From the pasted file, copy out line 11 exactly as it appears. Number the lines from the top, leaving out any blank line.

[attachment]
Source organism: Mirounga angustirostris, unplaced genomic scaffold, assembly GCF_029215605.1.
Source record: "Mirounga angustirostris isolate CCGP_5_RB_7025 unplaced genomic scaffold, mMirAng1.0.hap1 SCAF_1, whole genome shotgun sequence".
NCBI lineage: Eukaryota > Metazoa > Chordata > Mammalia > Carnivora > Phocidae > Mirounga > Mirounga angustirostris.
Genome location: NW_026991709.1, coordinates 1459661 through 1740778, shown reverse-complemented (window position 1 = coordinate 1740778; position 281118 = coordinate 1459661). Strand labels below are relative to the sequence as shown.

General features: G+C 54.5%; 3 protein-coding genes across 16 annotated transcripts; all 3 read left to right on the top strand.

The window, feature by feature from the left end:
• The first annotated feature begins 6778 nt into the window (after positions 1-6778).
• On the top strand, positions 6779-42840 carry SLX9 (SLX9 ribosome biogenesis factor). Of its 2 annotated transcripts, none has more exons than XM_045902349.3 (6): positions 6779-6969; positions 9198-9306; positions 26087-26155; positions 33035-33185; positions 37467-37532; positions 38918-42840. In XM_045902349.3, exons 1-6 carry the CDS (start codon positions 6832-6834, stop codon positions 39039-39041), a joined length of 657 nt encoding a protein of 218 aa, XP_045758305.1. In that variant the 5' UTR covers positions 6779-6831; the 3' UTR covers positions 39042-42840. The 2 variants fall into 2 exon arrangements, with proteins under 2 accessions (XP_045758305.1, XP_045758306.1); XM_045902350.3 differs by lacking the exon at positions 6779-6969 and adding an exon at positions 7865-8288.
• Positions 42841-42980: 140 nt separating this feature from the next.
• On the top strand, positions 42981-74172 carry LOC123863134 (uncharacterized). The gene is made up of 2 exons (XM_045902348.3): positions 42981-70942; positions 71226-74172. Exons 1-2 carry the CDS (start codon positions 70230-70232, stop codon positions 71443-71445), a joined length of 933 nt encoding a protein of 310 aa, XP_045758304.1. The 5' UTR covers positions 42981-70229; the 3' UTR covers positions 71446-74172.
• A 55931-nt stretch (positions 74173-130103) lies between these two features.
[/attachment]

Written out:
• A 55931-nt stretch (positions 74173-130103) lies between these two features.